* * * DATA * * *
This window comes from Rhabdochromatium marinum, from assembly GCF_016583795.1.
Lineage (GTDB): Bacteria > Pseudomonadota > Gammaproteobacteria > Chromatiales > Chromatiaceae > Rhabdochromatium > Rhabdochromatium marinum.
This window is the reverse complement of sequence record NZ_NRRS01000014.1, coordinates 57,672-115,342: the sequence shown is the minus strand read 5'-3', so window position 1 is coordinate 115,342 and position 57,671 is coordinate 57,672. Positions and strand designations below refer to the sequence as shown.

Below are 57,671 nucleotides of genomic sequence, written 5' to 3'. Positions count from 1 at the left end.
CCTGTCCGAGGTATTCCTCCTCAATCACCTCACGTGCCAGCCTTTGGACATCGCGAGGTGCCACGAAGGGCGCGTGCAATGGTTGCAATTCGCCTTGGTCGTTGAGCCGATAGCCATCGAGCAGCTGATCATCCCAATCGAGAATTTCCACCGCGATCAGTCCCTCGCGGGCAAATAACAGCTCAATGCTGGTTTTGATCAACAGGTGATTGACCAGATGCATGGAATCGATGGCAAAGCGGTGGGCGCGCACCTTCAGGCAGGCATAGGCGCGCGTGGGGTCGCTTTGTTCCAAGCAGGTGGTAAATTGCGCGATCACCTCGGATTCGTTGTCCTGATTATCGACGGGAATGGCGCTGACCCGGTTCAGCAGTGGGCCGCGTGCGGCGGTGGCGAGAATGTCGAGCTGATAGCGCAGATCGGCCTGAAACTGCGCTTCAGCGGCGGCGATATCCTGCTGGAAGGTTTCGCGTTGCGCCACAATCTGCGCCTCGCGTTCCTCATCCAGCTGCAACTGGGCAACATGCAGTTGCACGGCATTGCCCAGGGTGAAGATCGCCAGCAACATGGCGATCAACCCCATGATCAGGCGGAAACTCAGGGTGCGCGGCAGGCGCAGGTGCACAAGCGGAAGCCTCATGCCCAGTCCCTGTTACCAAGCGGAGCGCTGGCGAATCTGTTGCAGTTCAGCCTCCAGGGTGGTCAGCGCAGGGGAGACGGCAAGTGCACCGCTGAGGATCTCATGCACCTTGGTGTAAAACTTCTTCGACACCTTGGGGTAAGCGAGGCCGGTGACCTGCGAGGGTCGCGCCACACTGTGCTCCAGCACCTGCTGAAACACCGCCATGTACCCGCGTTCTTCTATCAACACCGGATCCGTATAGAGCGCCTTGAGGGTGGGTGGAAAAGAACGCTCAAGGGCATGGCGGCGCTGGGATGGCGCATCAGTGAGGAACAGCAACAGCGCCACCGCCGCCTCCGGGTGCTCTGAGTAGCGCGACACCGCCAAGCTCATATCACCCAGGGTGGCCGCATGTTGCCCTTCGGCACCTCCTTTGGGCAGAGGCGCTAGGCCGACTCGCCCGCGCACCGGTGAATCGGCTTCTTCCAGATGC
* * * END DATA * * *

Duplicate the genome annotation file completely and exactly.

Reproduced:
This window comes from Rhabdochromatium marinum, from assembly GCF_016583795.1.
Lineage (GTDB): Bacteria > Pseudomonadota > Gammaproteobacteria > Chromatiales > Chromatiaceae > Rhabdochromatium > Rhabdochromatium marinum.
This window is the reverse complement of sequence record NZ_NRRS01000014.1, coordinates 57,672-115,342: the sequence shown is the minus strand read 5'-3', so window position 1 is coordinate 115,342 and position 57,671 is coordinate 57,672. Positions and strand designations below refer to the sequence as shown.

Below are 57,671 nucleotides of genomic sequence, written 5' to 3'. Positions count from 1 at the left end.
CCTGTCCGAGGTATTCCTCCTCAATCACCTCACGTGCCAGCCTTTGGACATCGCGAGGTGCCACGAAGGGCGCGTGCAATGGTTGCAATTCGCCTTGGTCGTTGAGCCGATAGCCATCGAGCAGCTGATCATCCCAATCGAGAATTTCCACCGCGATCAGTCCCTCGCGGGCAAATAACAGCTCAATGCTGGTTTTGATCAACAGGTGATTGACCAGATGCATGGAATCGATGGCAAAGCGGTGGGCGCGCACCTTCAGGCAGGCATAGGCGCGCGTGGGGTCGCTTTGTTCCAAGCAGGTGGTAAATTGCGCGATCACCTCGGATTCGTTGTCCTGATTATCGACGGGAATGGCGCTGACCCGGTTCAGCAGTGGGCCGCGTGCGGCGGTGGCGAGAATGTCGAGCTGATAGCGCAGATCGGCCTGAAACTGCGCTTCAGCGGCGGCGATATCCTGCTGGAAGGTTTCGCGTTGCGCCACAATCTGCGCCTCGCGTTCCTCATCCAGCTGCAACTGGGCAACATGCAGTTGCACGGCATTGCCCAGGGTGAAGATCGCCAGCAACATGGCGATCAACCCCATGATCAGGCGGAAACTCAGGGTGCGCGGCAGGCGCAGGTGCACAAGCGGAAGCCTCATGCCCAGTCCCTGTTACCAAGCGGAGCGCTGGCGAATCTGTTGCAGTTCAGCCTCCAGGGTGGTCAGCGCAGGGGAGACGGCAAGTGCACCGCTGAGGATCTCATGCACCTTGGTGTAAAACTTCTTCGACACCTTGGGGTAAGCGAGGCCGGTGACCTGCGAGGGTCGCGCCACACTGTGCTCCAGCACCTGCTGAAACACCGCCATGTACCCGCGTTCTTCTATCAACACCGGATCCGTATAGAGCGCCTTGAGGGTGGGTGGAAAAGAACGCTCAAGGGCATGGCGGCGCTGGGATGGCGCATCAGTGAGGAACAGCAACAGCGCCACCGCCGCCTCCGGGTGCTCTGAGTAGCGCGACACCGCCAAGCTCATATCACCCAGGGTGGCCGCATGTTGCCCTTCGGCACCTCCTTTGGGCAGAGGCGCTAGGCCGACTCGCCCGCGCACCGGTGAATCGGCTTCTTCCAGATGC